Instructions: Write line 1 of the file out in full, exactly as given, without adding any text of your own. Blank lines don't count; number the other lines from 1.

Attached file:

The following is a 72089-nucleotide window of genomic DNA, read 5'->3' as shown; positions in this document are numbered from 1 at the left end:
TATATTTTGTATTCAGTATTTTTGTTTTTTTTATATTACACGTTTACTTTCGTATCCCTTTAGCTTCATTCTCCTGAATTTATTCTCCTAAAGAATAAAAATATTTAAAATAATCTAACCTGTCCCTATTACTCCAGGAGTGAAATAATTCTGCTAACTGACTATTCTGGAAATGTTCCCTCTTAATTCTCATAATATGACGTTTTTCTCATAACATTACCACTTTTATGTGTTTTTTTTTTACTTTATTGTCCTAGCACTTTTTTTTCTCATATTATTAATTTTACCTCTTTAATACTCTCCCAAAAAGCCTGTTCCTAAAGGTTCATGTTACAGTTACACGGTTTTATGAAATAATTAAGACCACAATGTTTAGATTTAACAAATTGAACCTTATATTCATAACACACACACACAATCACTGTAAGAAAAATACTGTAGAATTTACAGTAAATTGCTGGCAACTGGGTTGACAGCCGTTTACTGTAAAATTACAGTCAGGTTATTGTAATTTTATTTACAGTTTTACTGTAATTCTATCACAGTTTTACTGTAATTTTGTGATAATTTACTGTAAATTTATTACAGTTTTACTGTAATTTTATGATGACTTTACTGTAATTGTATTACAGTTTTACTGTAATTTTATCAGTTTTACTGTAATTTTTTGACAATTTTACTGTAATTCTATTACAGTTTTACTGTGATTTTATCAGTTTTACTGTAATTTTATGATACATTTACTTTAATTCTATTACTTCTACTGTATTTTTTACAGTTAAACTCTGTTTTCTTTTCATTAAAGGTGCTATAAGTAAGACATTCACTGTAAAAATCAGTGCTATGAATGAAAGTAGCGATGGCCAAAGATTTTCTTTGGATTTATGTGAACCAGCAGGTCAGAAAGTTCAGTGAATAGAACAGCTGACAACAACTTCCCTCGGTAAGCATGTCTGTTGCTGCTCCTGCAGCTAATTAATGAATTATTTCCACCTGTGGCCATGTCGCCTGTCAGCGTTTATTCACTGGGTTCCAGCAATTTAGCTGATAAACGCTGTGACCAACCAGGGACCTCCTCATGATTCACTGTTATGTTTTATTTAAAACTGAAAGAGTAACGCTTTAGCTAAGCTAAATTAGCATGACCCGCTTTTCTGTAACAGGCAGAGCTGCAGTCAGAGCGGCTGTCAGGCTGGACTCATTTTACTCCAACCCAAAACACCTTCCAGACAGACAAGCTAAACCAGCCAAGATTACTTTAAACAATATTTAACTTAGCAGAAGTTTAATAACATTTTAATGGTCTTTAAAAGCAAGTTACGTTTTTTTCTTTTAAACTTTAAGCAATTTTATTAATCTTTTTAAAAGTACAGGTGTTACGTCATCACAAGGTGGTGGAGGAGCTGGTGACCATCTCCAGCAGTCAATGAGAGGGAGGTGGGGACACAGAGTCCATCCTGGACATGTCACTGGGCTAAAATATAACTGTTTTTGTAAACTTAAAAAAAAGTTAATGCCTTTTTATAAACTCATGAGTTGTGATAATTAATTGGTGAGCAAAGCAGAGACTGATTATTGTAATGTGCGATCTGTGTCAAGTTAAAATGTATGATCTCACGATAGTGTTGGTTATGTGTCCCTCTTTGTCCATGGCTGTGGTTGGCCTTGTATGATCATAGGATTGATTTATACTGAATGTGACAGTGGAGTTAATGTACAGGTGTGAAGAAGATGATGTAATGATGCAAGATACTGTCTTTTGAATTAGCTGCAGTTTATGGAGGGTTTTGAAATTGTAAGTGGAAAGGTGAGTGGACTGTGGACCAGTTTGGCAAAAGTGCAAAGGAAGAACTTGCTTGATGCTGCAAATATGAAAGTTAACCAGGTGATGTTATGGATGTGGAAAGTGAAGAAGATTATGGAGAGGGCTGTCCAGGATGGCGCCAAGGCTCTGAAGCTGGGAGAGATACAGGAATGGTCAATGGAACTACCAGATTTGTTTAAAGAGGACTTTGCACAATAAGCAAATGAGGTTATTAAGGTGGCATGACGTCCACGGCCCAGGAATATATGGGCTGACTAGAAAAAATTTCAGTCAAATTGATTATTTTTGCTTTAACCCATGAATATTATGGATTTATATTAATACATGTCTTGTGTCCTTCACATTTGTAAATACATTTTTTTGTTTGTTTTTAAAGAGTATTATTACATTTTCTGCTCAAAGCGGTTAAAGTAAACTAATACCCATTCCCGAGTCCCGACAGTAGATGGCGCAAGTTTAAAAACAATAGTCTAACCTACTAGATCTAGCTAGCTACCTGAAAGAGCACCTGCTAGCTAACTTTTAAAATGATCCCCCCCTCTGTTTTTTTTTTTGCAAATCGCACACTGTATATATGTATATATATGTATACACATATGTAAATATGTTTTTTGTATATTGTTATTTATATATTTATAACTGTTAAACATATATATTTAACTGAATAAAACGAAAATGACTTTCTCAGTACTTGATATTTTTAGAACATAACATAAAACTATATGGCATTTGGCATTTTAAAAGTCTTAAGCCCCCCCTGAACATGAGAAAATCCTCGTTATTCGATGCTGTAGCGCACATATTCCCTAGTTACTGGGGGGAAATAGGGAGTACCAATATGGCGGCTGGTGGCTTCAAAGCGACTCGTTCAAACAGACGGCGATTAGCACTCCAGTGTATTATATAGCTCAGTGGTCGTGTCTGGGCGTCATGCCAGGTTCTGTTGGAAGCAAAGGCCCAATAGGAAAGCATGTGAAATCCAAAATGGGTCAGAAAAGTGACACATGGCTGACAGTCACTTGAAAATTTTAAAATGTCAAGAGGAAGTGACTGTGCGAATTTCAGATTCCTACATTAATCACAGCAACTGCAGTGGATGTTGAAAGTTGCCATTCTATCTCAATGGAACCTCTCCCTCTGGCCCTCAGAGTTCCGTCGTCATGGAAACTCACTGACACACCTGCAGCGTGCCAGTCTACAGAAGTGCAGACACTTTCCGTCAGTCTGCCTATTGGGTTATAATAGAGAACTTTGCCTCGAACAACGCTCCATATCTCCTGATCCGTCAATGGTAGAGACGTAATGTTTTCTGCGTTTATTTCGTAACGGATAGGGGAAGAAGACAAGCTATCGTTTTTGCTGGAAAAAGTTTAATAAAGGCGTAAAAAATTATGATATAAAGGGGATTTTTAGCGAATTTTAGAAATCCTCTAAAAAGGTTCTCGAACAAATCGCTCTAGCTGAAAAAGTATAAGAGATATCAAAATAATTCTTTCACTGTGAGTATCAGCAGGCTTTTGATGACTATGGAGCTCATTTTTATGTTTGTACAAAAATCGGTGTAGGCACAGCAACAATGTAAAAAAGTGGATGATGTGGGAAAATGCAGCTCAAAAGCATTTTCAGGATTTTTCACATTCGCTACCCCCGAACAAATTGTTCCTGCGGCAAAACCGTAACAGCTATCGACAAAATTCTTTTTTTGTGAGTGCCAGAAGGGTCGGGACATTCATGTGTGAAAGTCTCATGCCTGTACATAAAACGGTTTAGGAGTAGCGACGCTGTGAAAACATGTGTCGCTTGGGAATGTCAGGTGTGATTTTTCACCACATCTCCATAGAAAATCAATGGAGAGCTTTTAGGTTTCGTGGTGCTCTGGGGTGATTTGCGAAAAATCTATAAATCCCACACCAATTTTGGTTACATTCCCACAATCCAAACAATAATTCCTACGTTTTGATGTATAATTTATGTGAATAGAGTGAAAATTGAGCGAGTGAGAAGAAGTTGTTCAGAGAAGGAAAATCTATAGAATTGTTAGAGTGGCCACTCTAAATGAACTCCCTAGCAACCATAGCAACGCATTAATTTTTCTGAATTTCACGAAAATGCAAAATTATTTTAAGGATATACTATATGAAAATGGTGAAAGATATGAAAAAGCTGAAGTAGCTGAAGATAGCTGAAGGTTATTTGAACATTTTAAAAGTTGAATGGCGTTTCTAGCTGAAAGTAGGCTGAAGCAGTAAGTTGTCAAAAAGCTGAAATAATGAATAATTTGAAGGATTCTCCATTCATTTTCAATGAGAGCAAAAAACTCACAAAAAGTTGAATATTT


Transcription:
The following is a 72089-nucleotide window of genomic DNA, read 5'->3' as shown; positions in this document are numbered from 1 at the left end: